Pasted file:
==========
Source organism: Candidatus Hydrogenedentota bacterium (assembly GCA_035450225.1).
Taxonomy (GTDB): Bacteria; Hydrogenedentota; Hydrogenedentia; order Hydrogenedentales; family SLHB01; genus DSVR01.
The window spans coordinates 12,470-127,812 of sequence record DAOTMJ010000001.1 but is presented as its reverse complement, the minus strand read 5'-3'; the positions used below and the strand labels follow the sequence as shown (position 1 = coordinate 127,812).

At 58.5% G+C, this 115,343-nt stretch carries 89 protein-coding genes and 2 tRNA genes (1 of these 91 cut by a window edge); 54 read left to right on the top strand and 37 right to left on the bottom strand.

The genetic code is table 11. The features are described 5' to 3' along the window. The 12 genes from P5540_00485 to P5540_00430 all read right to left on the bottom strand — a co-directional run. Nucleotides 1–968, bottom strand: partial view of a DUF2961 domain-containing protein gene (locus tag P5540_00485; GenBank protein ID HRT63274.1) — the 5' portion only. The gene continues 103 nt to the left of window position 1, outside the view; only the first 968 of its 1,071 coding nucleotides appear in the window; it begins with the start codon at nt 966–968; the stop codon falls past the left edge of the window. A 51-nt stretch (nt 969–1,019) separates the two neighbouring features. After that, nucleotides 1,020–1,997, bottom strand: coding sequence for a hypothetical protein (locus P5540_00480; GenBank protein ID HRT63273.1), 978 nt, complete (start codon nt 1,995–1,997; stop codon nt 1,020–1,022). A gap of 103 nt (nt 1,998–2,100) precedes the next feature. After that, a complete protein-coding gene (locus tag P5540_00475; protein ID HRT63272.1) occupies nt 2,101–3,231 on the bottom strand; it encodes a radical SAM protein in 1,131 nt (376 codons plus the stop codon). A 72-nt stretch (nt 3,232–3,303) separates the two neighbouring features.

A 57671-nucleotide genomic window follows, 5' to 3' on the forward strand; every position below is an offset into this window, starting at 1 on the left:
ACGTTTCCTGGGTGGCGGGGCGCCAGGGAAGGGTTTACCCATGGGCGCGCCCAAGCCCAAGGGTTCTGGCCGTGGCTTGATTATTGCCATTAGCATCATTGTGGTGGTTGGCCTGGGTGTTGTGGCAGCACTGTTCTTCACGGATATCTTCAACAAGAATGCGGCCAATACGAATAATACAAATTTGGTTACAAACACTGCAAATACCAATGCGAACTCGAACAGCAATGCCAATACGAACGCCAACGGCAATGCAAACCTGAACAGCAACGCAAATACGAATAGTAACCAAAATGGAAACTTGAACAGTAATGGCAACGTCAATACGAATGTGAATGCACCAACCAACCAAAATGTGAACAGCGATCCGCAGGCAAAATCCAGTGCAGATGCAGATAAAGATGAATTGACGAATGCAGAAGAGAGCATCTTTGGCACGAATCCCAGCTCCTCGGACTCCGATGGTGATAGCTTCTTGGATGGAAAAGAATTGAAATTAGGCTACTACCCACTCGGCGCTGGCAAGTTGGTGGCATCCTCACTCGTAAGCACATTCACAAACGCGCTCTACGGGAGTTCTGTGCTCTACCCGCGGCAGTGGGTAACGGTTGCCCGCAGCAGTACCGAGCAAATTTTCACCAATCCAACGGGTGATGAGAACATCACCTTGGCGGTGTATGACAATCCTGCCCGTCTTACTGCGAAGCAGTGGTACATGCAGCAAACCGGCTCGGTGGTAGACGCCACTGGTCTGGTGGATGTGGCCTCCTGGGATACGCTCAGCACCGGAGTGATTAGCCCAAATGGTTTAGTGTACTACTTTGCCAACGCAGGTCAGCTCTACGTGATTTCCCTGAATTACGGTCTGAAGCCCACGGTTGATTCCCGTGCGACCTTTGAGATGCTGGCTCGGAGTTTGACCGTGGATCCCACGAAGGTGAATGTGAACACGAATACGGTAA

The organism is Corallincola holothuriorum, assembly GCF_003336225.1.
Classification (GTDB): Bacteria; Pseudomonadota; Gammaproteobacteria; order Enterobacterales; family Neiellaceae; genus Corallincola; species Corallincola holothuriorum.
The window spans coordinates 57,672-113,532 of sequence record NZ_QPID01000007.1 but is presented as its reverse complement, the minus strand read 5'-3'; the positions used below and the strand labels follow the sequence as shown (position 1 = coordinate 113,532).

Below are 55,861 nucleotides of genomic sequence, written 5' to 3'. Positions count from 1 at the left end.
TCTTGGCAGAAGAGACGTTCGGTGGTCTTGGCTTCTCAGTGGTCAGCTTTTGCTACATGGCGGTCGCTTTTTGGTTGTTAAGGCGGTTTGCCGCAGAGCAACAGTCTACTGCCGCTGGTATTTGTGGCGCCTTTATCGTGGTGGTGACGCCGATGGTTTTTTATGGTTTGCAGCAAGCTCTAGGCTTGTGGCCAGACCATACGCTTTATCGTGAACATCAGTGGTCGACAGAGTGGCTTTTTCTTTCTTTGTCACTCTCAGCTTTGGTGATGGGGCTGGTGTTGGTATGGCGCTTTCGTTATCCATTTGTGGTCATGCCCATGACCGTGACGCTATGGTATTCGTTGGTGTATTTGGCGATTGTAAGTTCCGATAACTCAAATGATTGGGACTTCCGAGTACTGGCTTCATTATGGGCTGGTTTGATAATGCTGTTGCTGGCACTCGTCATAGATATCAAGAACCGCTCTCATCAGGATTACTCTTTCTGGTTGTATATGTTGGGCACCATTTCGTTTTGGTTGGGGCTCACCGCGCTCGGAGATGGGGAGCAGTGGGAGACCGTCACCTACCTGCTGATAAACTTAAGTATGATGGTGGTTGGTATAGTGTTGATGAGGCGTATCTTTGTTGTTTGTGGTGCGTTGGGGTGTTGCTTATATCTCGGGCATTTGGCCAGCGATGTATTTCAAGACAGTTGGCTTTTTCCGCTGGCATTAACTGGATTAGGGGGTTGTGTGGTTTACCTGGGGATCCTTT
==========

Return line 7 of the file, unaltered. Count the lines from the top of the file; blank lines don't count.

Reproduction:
ACGTTTCCTGGGTGGCGGGGCGCCAGGGAAGGGTTTACCCATGGGCGCGCCCAAGCCCAAGGGTTCTGGCCGTGGCTTGATTATTGCCATTAGCATCATTGTGGTGGTTGGCCTGGGTGTTGTGGCAGCACTGTTCTTCACGGATATCTTCAACAAGAATGCGGCCAATACGAATAATACAAATTTGGTTACAAACACTGCAAATACCAATGCGAACTCGAACAGCAATGCCAATACGAACGCCAACGGCAATGCAAACCTGAACAGCAACGCAAATACGAATAGTAACCAAAATGGAAACTTGAACAGTAATGGCAACGTCAATACGAATGTGAATGCACCAACCAACCAAAATGTGAACAGCGATCCGCAGGCAAAATCCAGTGCAGATGCAGATAAAGATGAATTGACGAATGCAGAAGAGAGCATCTTTGGCACGAATCCCAGCTCCTCGGACTCCGATGGTGATAGCTTCTTGGATGGAAAAGAATTGAAATTAGGCTACTACCCACTCGGCGCTGGCAAGTTGGTGGCATCCTCACTCGTAAGCACATTCACAAACGCGCTCTACGGGAGTTCTGTGCTCTACCCGCGGCAGTGGGTAACGGTTGCCCGCAGCAGTACCGAGCAAATTTTCACCAATCCAACGGGTGATGAGAACATCACCTTGGCGGTGTATGACAATCCTGCCCGTCTTACTGCGAAGCAGTGGTACATGCAGCAAACCGGCTCGGTGGTAGACGCCACTGGTCTGGTGGATGTGGCCTCCTGGGATACGCTCAGCACCGGAGTGATTAGCCCAAATGGTTTAGTGTACTACTTTGCCAACGCAGGTCAGCTCTACGTGATTTCCCTGAATTACGGTCTGAAGCCCACGGTTGATTCCCGTGCGACCTTTGAGATGCTGGCTCGGAGTTTGACCGTGGATCCCACGAAGGTGAATGTGAACACGAATACGGTAA